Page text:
This Week’s Find: One of a Kind in Cleveland Park

by Lark Turner

The dining room with a made-to-order barn door and light fixture by artist Margaret Boozer.

This Week’s Find is a complete renovation of what its owner calls an “eclectic colonial-Mediterranean mashup” of a home.

Jennifer Noland and her husband Steve McBee had almost given up their home search back in 2009 when they stumbled upon a house in a quiet section of Cleveland Park.

“It was love at first sight,” Noland told UrbanTurf.

The home sits on what was once two elevated lots.

They bought the house for $2.275 million and decided to embark on a renovation with designer Darryl Carter, combining two elevated lots, tearing down a garage in the front of the house, putting in two additions and excavating underneath the home to expand the basement and add a drive-in garage. They preserved the home’s historic exterior, but replaced the windows.


Inside it was a different story.

“There was nothing that we felt could be salvaged,” Noland said. “We moved the location of the stairs, we completely changed the layout of the house, and we put in new systems.” Following an 18-month renovation, Noland and McBee moved into the house with their sons in January 2011.

The open-concept kitchen is mostly concealed with cabinetry.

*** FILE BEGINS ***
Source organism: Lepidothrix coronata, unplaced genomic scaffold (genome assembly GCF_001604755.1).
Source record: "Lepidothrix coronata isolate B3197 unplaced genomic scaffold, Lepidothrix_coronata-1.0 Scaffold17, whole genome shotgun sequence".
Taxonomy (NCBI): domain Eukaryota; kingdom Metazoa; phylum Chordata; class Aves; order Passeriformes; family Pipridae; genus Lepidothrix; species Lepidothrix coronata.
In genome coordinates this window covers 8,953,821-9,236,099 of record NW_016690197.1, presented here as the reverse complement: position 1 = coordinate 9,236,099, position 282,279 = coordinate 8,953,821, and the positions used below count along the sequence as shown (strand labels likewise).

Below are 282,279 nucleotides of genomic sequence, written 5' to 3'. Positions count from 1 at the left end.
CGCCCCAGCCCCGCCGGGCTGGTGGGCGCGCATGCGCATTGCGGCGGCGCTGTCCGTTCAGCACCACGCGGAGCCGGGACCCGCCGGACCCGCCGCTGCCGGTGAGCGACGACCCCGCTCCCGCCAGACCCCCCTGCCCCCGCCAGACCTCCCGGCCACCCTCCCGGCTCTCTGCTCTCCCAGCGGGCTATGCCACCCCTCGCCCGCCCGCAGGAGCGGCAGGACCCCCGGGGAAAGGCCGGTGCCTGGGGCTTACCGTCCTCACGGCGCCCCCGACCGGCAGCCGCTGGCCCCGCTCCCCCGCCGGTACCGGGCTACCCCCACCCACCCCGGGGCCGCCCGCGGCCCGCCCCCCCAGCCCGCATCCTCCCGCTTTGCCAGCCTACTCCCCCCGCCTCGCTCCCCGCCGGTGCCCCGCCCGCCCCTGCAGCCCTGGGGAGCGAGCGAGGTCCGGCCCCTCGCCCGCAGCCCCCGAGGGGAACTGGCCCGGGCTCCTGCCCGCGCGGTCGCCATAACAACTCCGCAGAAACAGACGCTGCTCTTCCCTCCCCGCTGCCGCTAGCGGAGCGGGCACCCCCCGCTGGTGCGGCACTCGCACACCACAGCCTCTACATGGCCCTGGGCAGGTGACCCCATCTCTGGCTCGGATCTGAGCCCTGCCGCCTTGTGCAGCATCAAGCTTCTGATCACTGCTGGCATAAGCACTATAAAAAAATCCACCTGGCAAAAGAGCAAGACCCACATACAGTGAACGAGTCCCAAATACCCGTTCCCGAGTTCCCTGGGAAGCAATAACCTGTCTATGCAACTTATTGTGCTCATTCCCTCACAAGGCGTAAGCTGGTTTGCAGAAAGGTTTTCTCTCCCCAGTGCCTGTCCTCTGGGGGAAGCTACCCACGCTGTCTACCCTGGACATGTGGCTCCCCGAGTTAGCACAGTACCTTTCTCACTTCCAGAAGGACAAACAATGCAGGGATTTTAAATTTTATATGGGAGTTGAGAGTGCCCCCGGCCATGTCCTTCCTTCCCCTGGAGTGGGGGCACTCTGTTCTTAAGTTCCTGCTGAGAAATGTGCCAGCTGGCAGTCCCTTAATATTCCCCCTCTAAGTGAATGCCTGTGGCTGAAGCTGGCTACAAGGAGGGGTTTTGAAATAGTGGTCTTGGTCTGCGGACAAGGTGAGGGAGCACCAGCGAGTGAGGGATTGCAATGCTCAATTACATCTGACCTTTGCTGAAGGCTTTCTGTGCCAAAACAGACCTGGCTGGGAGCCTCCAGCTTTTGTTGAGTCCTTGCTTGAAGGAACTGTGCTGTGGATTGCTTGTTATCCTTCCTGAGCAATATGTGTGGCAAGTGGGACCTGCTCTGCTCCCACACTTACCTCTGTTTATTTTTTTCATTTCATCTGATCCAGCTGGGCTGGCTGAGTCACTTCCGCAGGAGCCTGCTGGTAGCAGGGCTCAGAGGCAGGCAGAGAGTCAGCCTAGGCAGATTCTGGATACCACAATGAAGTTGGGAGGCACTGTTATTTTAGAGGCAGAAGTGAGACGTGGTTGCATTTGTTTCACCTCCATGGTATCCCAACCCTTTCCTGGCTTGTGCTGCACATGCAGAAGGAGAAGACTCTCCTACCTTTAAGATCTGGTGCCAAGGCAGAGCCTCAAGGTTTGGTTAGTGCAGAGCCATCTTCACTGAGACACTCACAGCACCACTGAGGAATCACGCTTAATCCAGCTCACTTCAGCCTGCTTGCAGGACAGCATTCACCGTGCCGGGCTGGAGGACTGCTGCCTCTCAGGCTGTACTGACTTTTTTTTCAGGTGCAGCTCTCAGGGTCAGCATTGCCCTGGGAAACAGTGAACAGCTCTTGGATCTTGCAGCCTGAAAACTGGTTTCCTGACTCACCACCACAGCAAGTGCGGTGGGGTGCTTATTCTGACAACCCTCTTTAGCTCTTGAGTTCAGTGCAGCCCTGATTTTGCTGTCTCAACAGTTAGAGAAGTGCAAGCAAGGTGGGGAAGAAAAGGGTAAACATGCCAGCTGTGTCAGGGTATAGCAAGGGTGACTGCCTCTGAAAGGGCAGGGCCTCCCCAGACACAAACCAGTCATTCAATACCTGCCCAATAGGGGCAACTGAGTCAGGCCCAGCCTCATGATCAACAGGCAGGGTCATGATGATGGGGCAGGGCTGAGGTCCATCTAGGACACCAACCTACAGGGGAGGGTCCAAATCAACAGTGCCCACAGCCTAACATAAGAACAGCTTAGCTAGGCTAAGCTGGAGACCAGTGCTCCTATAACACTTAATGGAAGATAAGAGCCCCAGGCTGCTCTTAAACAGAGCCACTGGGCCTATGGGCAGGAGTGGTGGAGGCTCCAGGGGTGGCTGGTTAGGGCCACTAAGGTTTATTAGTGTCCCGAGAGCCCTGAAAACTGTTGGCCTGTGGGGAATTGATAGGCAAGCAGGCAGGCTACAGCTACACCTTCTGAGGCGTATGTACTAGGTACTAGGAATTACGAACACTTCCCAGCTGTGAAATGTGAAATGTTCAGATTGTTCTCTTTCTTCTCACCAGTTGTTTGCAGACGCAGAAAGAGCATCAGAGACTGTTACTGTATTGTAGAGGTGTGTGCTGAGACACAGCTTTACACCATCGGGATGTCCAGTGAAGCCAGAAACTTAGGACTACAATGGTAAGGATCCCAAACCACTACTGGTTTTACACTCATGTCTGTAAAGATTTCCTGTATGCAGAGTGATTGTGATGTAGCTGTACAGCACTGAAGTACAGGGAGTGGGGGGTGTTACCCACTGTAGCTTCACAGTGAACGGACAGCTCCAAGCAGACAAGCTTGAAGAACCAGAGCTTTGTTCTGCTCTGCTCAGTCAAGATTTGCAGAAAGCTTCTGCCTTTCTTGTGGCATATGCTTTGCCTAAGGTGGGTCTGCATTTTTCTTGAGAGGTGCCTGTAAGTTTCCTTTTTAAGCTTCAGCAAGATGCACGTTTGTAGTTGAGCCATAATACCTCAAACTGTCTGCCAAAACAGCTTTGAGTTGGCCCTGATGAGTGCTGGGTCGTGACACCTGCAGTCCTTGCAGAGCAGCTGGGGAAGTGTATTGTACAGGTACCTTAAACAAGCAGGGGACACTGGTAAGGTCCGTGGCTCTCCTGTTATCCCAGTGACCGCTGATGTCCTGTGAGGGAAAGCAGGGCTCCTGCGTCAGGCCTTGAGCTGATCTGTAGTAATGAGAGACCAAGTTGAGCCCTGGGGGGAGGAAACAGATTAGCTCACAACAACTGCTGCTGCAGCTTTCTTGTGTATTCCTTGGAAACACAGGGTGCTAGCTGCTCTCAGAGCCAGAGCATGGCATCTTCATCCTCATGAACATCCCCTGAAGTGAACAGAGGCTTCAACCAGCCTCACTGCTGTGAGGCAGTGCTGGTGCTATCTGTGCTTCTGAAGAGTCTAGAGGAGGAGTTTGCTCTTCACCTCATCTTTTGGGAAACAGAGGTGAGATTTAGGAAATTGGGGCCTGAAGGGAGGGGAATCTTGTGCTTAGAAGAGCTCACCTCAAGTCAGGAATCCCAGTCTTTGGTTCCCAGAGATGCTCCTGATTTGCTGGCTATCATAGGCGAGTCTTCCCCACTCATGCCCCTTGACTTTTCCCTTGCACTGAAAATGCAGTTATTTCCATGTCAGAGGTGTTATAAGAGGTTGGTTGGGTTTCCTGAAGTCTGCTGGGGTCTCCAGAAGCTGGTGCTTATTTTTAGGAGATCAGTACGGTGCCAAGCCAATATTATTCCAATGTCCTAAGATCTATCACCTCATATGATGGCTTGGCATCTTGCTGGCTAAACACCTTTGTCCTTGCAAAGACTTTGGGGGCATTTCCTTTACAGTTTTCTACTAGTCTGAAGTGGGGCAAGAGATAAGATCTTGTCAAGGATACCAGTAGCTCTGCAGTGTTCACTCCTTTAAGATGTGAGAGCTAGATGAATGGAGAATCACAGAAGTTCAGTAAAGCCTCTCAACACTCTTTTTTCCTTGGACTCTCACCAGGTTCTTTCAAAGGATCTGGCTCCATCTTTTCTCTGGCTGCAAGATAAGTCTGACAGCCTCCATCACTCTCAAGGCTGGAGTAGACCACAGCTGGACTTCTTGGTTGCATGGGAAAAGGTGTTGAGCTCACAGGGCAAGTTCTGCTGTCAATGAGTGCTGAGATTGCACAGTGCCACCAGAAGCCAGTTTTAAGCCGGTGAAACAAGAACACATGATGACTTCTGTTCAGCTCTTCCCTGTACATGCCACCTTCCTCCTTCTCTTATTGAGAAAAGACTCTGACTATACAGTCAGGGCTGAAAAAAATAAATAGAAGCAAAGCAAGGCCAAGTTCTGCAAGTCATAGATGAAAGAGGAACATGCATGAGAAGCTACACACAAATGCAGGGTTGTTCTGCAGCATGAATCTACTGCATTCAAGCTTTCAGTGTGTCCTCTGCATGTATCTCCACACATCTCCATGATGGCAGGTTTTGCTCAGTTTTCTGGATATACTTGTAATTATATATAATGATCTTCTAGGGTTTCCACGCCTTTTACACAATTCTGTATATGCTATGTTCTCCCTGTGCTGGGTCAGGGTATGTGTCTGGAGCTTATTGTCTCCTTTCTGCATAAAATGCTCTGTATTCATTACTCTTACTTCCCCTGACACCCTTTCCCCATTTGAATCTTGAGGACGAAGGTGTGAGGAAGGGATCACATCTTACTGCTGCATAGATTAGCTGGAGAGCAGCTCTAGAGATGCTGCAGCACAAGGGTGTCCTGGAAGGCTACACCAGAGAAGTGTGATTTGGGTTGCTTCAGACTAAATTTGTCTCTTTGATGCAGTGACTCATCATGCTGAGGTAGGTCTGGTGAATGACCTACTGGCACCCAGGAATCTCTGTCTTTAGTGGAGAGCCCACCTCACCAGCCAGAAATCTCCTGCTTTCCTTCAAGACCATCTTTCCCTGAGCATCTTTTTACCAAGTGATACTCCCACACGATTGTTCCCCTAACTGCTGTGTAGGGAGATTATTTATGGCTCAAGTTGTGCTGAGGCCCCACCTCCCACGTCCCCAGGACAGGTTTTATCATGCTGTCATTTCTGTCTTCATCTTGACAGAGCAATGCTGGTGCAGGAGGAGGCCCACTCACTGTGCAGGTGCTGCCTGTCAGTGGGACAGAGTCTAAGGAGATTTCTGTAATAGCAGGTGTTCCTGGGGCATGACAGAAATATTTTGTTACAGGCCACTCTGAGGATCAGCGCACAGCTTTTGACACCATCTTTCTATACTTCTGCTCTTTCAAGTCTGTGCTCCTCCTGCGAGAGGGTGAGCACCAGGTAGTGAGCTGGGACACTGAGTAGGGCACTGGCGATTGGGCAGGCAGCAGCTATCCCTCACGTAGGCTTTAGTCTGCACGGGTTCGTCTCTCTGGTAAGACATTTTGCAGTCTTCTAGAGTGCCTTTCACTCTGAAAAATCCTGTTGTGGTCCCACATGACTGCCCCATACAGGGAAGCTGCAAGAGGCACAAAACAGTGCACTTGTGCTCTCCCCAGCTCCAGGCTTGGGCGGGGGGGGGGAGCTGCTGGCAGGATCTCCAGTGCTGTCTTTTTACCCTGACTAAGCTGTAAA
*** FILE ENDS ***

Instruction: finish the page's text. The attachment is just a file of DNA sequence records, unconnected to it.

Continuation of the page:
The house is full of functional spaces cleverly designed to conceal appliances and clutter. The kitchen is hidden behind cabinets and is full of subtle touches like foot pedals that operate the sink and an automatic paper towel dispenser. The family room has an antique table wired to charge electric devices in its drawers.

In the study, an art piece designed by Margaret Boozer is attached to a pulley system that hides the TV. In shaping the aesthetic, Noland said she wanted to preserve the character of the home while living in a clean, modern space.

“The dining room has wood paneling, but it’s pared back to its most discreet form,” she said. “And there’s crown moulding, but we worked really hard to design crown moulding with a modern look.”

The home’s study is used as an office and a gathering spot for cocktails.

Downstairs, the children’s playroom is designed to withstand the impact of the couple’s three boys — literally. The couple put in impact-resistant drywall, special flooring and a basketball hoop.

The kid-proof recreation room.

The couple loves their home so much that as they embark on a move to San Francisco, they’re enlisting Carter’s help in designing the new home, too. “I wouldn’t do another renovation without him,” Noland said.

Here are more photos and details of the property:

  • Address: 3420 36th Street NW (map)
  • Price: $6.5 million
  • Bedrooms: Five
  • Bathrooms: Six
  • Square Footage: 4,242
  • Year Built: 1914, renovated 2011
  • Listing Agents: Margot Wilson, Washington Fine Properties
The master bedroom has a custom light fixture overhead.
Another view of the kitchen and living room.
A sunroom with three walls of windows.
The screened-in porch off the family room.
The wine cellar.
The home’s backyard.

Photos courtesy of HomeVisit

See other articles related to: this week's find, darryl carter, cleveland park

This article originally published at https://dc.urbanturf.com/articles/blog/this_weeks_find_a_gut-renovated_century-old_house_in_cleveland_park/9900

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